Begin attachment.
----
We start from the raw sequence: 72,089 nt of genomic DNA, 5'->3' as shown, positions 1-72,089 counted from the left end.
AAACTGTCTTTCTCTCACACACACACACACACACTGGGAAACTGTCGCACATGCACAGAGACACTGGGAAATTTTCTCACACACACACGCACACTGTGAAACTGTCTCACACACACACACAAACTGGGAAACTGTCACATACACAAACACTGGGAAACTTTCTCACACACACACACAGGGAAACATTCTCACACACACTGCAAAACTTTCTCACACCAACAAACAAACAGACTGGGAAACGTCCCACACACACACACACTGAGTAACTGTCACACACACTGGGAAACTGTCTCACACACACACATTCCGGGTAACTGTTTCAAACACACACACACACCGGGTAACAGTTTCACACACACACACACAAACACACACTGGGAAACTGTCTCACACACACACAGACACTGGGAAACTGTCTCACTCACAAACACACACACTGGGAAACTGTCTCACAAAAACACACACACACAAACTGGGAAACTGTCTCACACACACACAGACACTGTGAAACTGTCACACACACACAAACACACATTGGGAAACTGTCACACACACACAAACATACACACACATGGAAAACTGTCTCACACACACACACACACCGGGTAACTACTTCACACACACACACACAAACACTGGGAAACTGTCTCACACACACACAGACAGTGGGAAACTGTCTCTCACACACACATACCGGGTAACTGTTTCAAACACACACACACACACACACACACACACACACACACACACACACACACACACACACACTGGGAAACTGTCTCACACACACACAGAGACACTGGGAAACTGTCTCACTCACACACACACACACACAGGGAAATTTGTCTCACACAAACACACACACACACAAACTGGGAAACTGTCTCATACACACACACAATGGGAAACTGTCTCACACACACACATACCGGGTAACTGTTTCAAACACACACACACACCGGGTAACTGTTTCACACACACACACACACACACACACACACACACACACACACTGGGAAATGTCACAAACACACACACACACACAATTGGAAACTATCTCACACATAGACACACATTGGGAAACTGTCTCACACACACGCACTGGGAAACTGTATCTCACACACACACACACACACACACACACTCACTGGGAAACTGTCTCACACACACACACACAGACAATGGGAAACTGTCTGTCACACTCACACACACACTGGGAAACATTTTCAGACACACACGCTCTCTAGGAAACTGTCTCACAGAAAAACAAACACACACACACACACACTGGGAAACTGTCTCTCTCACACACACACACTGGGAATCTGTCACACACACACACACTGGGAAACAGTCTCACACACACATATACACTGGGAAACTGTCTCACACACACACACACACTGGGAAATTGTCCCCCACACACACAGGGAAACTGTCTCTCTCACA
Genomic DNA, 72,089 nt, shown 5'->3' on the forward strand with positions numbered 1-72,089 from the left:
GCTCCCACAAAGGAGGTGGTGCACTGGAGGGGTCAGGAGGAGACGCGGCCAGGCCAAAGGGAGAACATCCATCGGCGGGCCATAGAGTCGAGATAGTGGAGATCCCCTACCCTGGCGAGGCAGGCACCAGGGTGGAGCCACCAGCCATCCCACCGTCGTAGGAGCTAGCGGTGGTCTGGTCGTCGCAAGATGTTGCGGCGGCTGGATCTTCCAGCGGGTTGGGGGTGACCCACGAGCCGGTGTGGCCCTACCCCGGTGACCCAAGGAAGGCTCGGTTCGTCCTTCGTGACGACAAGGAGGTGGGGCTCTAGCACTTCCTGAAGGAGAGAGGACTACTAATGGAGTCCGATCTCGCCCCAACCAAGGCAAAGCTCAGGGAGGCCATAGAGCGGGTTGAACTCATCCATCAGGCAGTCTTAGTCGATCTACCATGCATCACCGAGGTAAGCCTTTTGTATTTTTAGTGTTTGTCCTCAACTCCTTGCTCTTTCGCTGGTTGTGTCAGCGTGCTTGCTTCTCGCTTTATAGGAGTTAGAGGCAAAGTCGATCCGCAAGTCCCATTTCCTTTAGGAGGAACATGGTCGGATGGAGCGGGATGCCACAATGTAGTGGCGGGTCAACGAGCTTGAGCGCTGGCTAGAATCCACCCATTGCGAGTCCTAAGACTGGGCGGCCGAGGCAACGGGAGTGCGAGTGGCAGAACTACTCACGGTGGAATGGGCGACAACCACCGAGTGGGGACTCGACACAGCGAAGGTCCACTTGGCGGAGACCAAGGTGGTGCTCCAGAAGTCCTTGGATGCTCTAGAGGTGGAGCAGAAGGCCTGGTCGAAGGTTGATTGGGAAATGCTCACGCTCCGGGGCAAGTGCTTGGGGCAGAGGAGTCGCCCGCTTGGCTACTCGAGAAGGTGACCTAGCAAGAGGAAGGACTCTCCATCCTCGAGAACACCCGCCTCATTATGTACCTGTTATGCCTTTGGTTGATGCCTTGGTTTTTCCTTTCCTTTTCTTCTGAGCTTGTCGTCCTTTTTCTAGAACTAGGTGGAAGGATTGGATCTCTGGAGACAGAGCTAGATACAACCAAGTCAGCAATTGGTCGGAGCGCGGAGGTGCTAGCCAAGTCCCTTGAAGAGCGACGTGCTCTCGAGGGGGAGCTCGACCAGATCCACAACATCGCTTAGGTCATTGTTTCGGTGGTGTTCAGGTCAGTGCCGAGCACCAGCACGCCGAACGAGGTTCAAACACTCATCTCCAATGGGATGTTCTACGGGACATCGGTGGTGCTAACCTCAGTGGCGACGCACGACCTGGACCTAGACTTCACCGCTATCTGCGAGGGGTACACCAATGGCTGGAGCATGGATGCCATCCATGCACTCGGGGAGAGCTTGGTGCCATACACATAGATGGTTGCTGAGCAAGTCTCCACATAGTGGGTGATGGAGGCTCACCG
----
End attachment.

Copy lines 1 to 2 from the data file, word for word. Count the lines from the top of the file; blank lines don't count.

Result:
We start from the raw sequence: 72,089 nt of genomic DNA, 5'->3' as shown, positions 1-72,089 counted from the left end.
AAACTGTCTTTCTCTCACACACACACACACACACTGGGAAACTGTCGCACATGCACAGAGACACTGGGAAATTTTCTCACACACACACGCACACTGTGAAACTGTCTCACACACACACACAAACTGGGAAACTGTCACATACACAAACACTGGGAAACTTTCTCACACACACACACAGGGAAACATTCTCACACACACTGCAAAACTTTCTCACACCAACAAACAAACAGACTGGGAAACGTCCCACACACACACACACTGAGTAACTGTCACACACACTGGGAAACTGTCTCACACACACACATTCCGGGTAACTGTTTCAAACACACACACACACCGGGTAACAGTTTCACACACACACACACAAACACACACTGGGAAACTGTCTCACACACACACAGACACTGGGAAACTGTCTCACTCACAAACACACACACTGGGAAACTGTCTCACAAAAACACACACACACAAACTGGGAAACTGTCTCACACACACACAGACACTGTGAAACTGTCACACACACACAAACACACATTGGGAAACTGTCACACACACACAAACATACACACACATGGAAAACTGTCTCACACACACACACACACCGGGTAACTACTTCACACACACACACACAAACACTGGGAAACTGTCTCACACACACACAGACAGTGGGAAACTGTCTCTCACACACACATACCGGGTAACTGTTTCAAACACACACACACACACACACACACACACACACACACACACACACACACACACACACACTGGGAAACTGTCTCACACACACACAGAGACACTGGGAAACTGTCTCACTCACACACACACACACACAGGGAAATTTGTCTCACACAAACACACACACACACAAACTGGGAAACTGTCTCATACACACACACAATGGGAAACTGTCTCACACACACACATACCGGGTAACTGTTTCAAACACACACACACACCGGGTAACTGTTTCACACACACACACACACACACACACACACACACACACACACTGGGAAATGTCACAAACACACACACACACACAATTGGAAACTATCTCACACATAGACACACATTGGGAAACTGTCTCACACACACGCACTGGGAAACTGTATCTCACACACACACACACACACACACACACTCACTGGGAAACTGTCTCACACACACACACACAGACAATGGGAAACTGTCTGTCACACTCACACACACACTGGGAAACATTTTCAGACACACACGCTCTCTAGGAAACTGTCTCACAGAAAAACAAACACACACACACACACACTGGGAAACTGTCTCTCTCACACACACACACTGGGAATCTGTCACACACACACACACTGGGAAACAGTCTCACACACACATATACACTGGGAAACTGTCTCACACACACACACACACTGGGAAATTGTCCCCCACACACACAGGGAAACTGTCTCTCTCACA